Having read Part 1 of this two part article on how to change your behaviour, you will know that your brain is in constant conflict.

This article builds on that with five pillars of behavioural change to help you manage your mindset and motivation to change your behaviour.


1. Start with why

The clearer and stronger your why, the more you will benefit from the evidence which follows.

Having completed the Ultimate Triathlon– a 2,000km trip from Morocco to Monaco in 12 days – Luke Tyburski was very clear on his. “Knowing why you want to do something is the first question to ask yourself” explains the Endurance Adventurer & Mindset Coach.

Luke suggests getting past the ‘Superficial’ why (e.g. I want to lose weight so I look good on the beach) towards your deep rooted why – A why that is aligns with you as a person, and will benefit not only yourself, but many times, others. For example I want to lose weight to: increase my self-confidence and health and set an example to my children that consistent hard work is important.

  • Mindset Hack – Write down why you want to change. Then ask why that is the case. Keep asking why until you have your deep rooted why

2. Brain chemistry and dopamine

If you enjoy moving towards your goal you are far more likely to get there.

In the brain, dopamine plays a major role in the motivational component of reward-motivated behavior. As neuroscientist Gabija Toleikyte explains: “dopamine is triggered in different people by different things, for example: exercise with a friend, trying novel new exercise classes or seeing clear results”.

One of the most powerful variables influencing motivation is reward, irrespective of reward. Dopamine is responsible for impulsive decisions (e.g. eat the slice of cake) but can also be used as a force for good. Research shows that it takes only anticipation of a reward, not the reward itself, to boost dopamine release(Sung-Il, 2013).

On the flip side, research by Stadler et al (2009), shows predicting failure can help achieve goal. As Stanford University Health Psychologist Kelly McGonialexplains, the study shows that answering questions which anticipate failure (e.g. what is your biggest obstacle? When is it most likely to occur?) helped one group in the study become twice as physically active (i.e., nearly 1 hour more per week) as participants in the information group.

  • Mindset Hack – Find activities which you enjoy and move you towards your goal
  • Mindset Hack – Notice and attend to the thought or craving you are feeling. Pause and allow your brain time to ‘surf the urge’
  • Mindset Hack – Imagine how you will feel when you achieve your goal

3. Manage Your Energy

Your pre-frontal cortex (Human / System 2 / conscious brain that we talked about in part 1) is responsible for rationale decision making.

When energy levels are low its’ role in decision making is massively reduced and the amygdala (Chimp / System 1 / unconscious brain) takes over. The amygdala evokes an instinctive fear and anxiety and deactivates large chunks of the pre-frontal cortex, which pushes us away from acting rationally.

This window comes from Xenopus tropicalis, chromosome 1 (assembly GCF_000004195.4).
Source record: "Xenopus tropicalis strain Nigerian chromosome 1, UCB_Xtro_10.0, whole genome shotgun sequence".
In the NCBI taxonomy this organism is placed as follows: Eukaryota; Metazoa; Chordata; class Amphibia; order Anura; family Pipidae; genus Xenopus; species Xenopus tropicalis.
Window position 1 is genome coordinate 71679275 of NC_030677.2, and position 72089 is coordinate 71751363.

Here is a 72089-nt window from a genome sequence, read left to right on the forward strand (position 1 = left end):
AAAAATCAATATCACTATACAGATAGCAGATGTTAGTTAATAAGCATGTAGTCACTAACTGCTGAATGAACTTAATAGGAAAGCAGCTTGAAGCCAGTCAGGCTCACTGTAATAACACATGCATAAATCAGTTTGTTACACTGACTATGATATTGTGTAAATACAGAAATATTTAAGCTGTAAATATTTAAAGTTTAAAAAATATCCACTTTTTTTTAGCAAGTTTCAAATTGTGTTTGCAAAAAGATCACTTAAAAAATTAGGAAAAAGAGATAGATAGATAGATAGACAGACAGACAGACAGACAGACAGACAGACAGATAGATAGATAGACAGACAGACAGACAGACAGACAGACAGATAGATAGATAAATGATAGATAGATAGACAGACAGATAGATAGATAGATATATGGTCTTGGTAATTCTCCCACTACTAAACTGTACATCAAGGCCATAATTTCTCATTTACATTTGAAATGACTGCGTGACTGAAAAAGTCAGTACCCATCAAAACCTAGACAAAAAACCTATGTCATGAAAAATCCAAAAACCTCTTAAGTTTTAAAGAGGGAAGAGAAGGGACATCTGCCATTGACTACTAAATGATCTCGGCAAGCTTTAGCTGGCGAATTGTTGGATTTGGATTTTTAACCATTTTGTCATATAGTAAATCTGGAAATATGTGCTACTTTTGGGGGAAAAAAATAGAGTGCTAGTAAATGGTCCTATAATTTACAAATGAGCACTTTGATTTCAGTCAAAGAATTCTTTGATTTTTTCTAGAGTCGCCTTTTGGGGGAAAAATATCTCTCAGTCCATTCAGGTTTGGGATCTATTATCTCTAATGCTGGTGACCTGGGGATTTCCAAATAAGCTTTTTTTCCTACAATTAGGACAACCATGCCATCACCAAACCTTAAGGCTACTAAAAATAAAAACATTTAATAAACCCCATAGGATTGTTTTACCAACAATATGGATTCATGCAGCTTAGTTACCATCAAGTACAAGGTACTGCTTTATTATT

Research (Yoo et al, 2007) shows that sleep-deprivation can cause >60% increase greater magnitude of amygdala activation.

Neuroscientist Gabija Toleikytealso says low levels of glucose and oxygen have a similar effect: “Research shows that self-control is resource limited and there is a gradual weakening in consecutive self-control task performance akin to muscle fatigue”

  • Mindset Hack – Get the quality and quantity of sleep your body needs
  • Mindset Hack – Eat a healthy balanced diet to keep blood-sugar levels stable
  • Mindset Hack – Shape your environment to make the healthy decision the easy one

4. Fixed vs. Growth Mindset

Author of ‘Mindset’ Carol Dweck sees two types of mindset:

  • Fixed: you believe basic qualities, like intelligence or talent, are fixed traits
  • Growth: you believe that most basic abilities can be developed through dedication and hard work

Imagine you are in week 3 of a health-kick. You have been going well but just indulged in some chocolate cake. You now have two paths:

  • Fixed: Beat yourself up because the failure is tied to your identity. You enter a downward spiral and the diet crashes to an end
  • Growth: Forgive yourself because your love of learning and resilience will help you recover and resume your healthy lifestyle

You will be much more likely to succeed, and achieve your full potential in life, with a Growth Mindset.

  • Mindset Hack – Don’t beat yourself up for failing
  • Mindset Hack – Write down the 50 reasons why you are capable of changing your behaviour to achieve your goal

5. Keep Taking Action

Willpower is trainable.

As outlined in The Power of Habit, areas near the middle of the brain (amygdala) still “light up” and urge you to indulge, but areas in the front of the brain (pre-frontal cortex) associated with self-discipline become more active over time.

As Luke Tyburski explains, maintaining motivation takes persistence: “to develop a good habit, we must be consistent with our practice, and disciplined in our approach to these rituals”. But as you exercise your self-control it will get stronger over time. Once the healthy choice is hard-wired as habit, achieving your goal becomes easy.

  • Hack – Keep exercising self-control to build healthy habits

 

If you could do with some support, or want more Neuroscience of Motivation reading, we can try and help. Get in touch with the author – Chris Pinner using the contact details below or visit Chris’s Reading List.